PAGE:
Meanwhile, Durham paceman Potts admitted to having had "a tear in the eye" prior to stepping for his first red-ball appearance at Lord's.

"It was a great achievement, I'm really over the moon with it," he said of his maiden Test display.

"[There was] a little bit of a tear in the eye this morning, and I can imagine my mum and dad will have had a tear in theirs as well!

"It's a massive thing. A lot of my hard work is down to my family, it's a testament to their hard work as well as mine."

England bowled New Zealand out for 132 within two sessions of Ben Stokes' first Test as captain, but the match was back in the balance at the end of day one after yet another batting collapse.

Winless in nine Tests – their worst run in eight years – England's inability to score big dogged them in the final days of Joe Root's leadership.

Perhaps then the Lord's crowd should have known this was too good to be true when Stokes' side followed up a stunning bowling display with a steady start with the bat.

An opening partnership of 59 between Alex Lees (25) and Zak Crawley (43) hinted at a one-sided series opener, only for those old England issues to rear their ugly head.

Root and Stokes were among the wickets to follow in quick succession as a team now overseen by New Zealand great Brendon McCullum bowed under the pressure of the Black Caps attack.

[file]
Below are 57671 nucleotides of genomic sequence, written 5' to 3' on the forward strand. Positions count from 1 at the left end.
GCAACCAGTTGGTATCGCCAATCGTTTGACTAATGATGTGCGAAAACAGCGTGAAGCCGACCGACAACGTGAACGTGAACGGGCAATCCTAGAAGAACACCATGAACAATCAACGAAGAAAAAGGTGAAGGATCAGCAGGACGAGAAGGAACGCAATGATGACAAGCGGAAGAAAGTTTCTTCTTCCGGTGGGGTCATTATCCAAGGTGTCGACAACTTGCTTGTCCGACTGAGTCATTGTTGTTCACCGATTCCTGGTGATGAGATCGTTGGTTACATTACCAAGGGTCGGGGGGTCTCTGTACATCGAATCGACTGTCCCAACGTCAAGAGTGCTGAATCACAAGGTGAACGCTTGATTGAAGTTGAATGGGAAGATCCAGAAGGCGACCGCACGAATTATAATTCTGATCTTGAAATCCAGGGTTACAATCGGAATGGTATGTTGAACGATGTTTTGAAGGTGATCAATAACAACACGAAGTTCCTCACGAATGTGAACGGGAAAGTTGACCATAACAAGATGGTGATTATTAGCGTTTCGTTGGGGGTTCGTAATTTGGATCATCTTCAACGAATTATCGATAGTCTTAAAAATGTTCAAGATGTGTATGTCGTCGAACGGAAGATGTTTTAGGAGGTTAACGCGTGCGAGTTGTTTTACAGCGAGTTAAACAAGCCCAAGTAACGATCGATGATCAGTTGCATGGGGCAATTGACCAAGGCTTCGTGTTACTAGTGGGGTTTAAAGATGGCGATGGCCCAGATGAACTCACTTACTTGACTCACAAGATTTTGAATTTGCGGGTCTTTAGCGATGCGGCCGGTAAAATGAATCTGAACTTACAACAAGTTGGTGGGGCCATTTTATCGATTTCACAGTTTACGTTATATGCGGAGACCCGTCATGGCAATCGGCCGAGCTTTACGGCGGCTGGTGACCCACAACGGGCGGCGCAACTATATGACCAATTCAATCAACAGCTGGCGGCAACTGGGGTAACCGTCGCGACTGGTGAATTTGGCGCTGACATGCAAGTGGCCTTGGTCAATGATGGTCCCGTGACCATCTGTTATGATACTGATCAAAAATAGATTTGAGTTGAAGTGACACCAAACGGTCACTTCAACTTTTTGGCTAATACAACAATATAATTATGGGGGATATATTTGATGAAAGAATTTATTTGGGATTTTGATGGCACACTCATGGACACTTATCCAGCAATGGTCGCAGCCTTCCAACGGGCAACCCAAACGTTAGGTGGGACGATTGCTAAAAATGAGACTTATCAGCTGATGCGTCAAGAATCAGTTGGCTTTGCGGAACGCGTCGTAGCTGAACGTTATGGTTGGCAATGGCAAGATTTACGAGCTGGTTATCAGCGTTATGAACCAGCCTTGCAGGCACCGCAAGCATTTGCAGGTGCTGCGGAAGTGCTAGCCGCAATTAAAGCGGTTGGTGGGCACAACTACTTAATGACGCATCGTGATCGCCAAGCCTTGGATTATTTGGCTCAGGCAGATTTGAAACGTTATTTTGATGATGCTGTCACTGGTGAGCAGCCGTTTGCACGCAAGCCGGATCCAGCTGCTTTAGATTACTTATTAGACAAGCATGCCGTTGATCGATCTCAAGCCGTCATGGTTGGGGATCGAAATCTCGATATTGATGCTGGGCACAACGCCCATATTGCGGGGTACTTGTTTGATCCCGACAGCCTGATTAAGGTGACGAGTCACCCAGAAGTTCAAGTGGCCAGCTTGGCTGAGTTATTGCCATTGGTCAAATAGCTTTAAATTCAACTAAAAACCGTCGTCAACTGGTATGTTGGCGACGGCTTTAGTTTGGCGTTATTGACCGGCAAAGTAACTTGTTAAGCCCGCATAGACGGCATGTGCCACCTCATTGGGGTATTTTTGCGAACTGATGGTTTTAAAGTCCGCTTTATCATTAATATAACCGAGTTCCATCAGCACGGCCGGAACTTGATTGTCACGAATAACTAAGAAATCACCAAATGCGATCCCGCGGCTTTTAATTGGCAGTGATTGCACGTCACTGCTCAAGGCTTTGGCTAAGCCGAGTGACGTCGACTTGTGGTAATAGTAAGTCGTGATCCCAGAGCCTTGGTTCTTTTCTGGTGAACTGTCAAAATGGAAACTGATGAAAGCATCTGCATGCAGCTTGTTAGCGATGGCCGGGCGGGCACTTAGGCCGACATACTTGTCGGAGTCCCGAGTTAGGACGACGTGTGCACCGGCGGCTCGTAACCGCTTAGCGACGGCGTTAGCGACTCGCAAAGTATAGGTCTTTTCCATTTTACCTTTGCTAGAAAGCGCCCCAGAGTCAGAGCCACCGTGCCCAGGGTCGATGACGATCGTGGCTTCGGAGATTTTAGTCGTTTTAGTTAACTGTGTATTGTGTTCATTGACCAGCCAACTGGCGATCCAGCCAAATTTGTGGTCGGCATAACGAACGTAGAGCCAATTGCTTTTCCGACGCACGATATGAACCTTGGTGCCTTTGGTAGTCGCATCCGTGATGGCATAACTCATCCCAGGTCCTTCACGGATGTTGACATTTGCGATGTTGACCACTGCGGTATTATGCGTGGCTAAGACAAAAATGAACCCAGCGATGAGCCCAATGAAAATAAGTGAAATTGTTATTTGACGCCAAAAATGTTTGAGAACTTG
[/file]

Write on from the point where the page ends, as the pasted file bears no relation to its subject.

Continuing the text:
England were 116-7 at stumps, with the final departure of the third session that of Matthew Potts – an improbably miserable ending to a day the Durham bowler will never forget.

In for his debut, Potts had played a starring role in England's fine early work with the ball, requiring just five deliveries to get New Zealand captain Kane Williamson before finishing with figures of 4-13. Only an apparent bout of cramp denied him a shot at a Lord's five-for.

James Anderson and Stuart Broad – two other newsworthy inclusions – also contributed handily, as the returning old-timers got England going with the first three wickets thanks to a trio of fine Jonny Bairstow catches.

Anderson added two more almost identical dismissals – both caught by Potts at the boundary as the Black Caps sought to counter – to finish with 4-66, but he is now set to be back out in the middle with the bat far sooner than he might have imagined, with England still 16 behind.

Anderson at it from the off

Anderson was overshadowed first by Potts and then by his New Zealand counterparts, but he first made sure to provide a reminder of his immense talents with the ball.

New Zealand were 2-2 when Will Young and Tom Latham each departed to Anderson inside five overs, meaning the England great has now dismissed both opening batsmen in 27 Test innings – ahead of Glenn McGrath (26) for the most ever.

New captain, same problems